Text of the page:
We will be updating this article as new information comes in.
The legal community has been rallying to support employees, colleagues and friends who need help in Ukraine, following the invasion by Russia on 24 February. Here are the companies and individuals speaking out, including the heartbreaking story of DLA Piper technology architect Tymofii Dmytrenko, who was visiting family and friends in Ukraine before the Russian invasion, and has since been called up to serve in the territorial defence forces. Baker McKenzie, CMS and Dentons have closed their offices in the region, see more on that below. And business leaders are being urged to speak up and out in support of Ukraine, with many senior partners criticising Norton Rose Fulbright, who was reported by The Lawyer and the Law Society Gazette to have banned lawyers from providing external commentary on Russian sanctions, albeit the firm says it supports its attorneys passing comment on other aspects of the Ukraine crisis.
Tymofii Dmytrenko, technology architect, DLA Piper
UK-based DLA Piper technology architect Tymofii Dmytrenko, who works in the international law firm’s Leeds office, was visiting family and friends in Kyiv on 18 February. In a heartbreaking post on LinkedIn on 28 February, he said: “Originally we planned to come back on 28 February, but quickly realised that it will be too risky for us to return to Kyiv from skiing resort (Western Ukraine).”
While DLA has managed to bring his family back to the UK, Dmytrenko concludes: “Today I was called to serve in territorial defense forces.”
Intapp has an office in Kyiv and on LinkedIn has 54 people listed in the region. Speaking out on LinkedIn on 28 February, Intapp’s chief strategy officer Mark Holman said: “It’s hard to express the sorrow, anger and frustration for all we are seeing this week. We have Intapp‘ers that are now in harm’s way and faced with defending their country. I can’t begin to imagine how they and their families must feel right now. I want to express my support for them, all of the Ukrainian people and the admiration I have for their courage and the courage of their people and leaders. I can only hope there is a path ahead to resolve this.” #Ukraine #Intapp #standwithukraine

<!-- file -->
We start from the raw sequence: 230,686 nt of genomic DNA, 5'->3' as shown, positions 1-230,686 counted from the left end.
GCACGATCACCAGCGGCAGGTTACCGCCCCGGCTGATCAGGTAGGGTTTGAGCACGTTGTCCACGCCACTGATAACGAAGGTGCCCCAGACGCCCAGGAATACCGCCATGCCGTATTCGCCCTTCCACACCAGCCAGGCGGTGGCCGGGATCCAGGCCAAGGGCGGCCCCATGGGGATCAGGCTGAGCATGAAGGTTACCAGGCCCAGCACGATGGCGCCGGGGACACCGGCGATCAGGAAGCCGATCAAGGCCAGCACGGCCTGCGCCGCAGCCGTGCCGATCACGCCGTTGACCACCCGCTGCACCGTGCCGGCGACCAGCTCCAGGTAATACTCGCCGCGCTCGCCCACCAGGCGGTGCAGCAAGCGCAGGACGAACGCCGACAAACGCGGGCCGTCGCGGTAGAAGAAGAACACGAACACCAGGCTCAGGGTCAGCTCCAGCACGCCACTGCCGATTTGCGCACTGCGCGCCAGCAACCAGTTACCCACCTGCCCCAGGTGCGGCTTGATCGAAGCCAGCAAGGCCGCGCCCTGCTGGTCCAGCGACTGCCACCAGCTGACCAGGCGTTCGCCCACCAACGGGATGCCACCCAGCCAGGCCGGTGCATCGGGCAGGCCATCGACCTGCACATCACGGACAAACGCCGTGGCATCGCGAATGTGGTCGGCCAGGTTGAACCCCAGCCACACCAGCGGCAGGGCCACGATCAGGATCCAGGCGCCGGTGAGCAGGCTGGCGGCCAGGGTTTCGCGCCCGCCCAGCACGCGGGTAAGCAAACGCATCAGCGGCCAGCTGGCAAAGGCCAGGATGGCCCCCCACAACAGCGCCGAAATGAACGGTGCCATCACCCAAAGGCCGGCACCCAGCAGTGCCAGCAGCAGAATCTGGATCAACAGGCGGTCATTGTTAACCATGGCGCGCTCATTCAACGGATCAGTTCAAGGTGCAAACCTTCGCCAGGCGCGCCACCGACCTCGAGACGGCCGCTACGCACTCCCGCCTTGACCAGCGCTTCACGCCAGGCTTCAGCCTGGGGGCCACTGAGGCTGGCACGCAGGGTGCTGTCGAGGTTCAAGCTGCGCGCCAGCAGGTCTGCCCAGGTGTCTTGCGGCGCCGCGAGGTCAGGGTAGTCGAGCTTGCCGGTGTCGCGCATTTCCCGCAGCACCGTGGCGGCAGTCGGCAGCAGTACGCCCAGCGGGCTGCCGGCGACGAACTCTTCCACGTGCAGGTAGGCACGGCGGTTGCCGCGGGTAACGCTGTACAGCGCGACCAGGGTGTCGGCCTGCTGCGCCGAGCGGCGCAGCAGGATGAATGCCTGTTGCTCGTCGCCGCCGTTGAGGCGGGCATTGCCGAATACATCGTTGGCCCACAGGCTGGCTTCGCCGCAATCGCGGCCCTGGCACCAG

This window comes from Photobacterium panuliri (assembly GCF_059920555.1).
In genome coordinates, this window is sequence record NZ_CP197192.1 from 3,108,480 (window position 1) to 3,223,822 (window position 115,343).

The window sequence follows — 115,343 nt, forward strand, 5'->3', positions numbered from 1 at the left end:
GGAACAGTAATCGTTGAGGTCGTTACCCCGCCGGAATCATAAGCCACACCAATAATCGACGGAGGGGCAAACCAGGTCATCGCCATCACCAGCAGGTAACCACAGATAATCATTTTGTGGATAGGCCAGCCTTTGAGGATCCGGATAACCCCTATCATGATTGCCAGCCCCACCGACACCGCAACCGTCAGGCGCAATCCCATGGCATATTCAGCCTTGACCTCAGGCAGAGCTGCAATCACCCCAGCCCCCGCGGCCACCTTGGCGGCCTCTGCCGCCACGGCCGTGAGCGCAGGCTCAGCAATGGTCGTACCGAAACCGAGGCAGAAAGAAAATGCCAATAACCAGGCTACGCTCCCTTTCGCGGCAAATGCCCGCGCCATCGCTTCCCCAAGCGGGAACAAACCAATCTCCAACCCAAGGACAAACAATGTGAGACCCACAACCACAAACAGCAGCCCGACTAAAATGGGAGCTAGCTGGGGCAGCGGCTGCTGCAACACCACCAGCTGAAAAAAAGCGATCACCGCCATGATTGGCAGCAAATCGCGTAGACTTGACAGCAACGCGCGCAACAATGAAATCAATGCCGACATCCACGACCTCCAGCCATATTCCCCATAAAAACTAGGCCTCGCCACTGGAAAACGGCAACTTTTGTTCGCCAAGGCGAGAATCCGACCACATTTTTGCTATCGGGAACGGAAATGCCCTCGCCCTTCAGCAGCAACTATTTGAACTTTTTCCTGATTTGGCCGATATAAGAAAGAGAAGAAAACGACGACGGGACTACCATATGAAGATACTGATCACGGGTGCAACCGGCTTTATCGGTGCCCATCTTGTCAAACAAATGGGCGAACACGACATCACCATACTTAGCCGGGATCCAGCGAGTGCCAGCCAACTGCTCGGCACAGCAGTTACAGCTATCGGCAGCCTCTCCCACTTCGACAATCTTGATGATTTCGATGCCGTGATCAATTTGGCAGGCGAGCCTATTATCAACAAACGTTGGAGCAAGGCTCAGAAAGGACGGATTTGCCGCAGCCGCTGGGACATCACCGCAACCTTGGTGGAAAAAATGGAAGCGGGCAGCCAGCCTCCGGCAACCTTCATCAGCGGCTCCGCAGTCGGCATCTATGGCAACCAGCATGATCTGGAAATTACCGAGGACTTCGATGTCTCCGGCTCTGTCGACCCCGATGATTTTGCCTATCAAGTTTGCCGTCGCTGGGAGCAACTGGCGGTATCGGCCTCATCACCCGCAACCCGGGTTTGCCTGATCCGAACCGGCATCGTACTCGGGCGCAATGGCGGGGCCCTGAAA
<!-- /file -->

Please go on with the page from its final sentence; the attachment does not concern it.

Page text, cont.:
Litera also has an office in Kyiv, and according to CEO Avaneesh Marwaha, has around 75 people working in the region. Marwaha has said in a post on 28 February on LinkedIn that the global Litera family stands up for Ukraine, as business leaders are urged to speak out in support of the besieged nation.
Marwaha said: “If you know Litera, you know we have an amazing team in Ukraine. With nearly 75 strong, I stand behind them as they protect their families, friends and land. Litera is using resources to provide critical aid where we can. The global Litera family stands up for #ukraine.”
UK-headquartered transaction management platform Legatics has around eight people working for them in the Ukraine and issued the post below on 28 February. Legatics has team members in the country, and has relocated staff and provided accommodation. Founder and CEO Anthony Seale said: “Having visited the country and worked with such talented people, it has been heartbreaking for us to see the outbreak of war in Ukraine.”
Syncly is a no-code cloud integration platform based in Sydney, Australia. Co-founded by Stewart Rasmussen and Chris Ogram, Syncly has three developers in Ukraine: two are in the war zone, one of whom is unreachable. A third has been called up to fight, according to Rasmussen.
Other legal tech vendors to have taken a public stand in support of Ukraine include legal template startup Genie AI, where co-founder and CEO Rafie Faruq said on LinkedIn: “If you know any Ukrainians looking for jobs and relocation, we created a special form on https://lnkd.in/dBJv5z4c – please share.”
Genie AI posted separately: “Genie wholeheartedly supports Ukrainians and refugees from war. For any Ukrainians looking for jobs abroad and relocation, please fill this special form we created, which is shared publicly with other companies hiring in addition to us: https://hubs.la/Q014-15g0
Law firms affected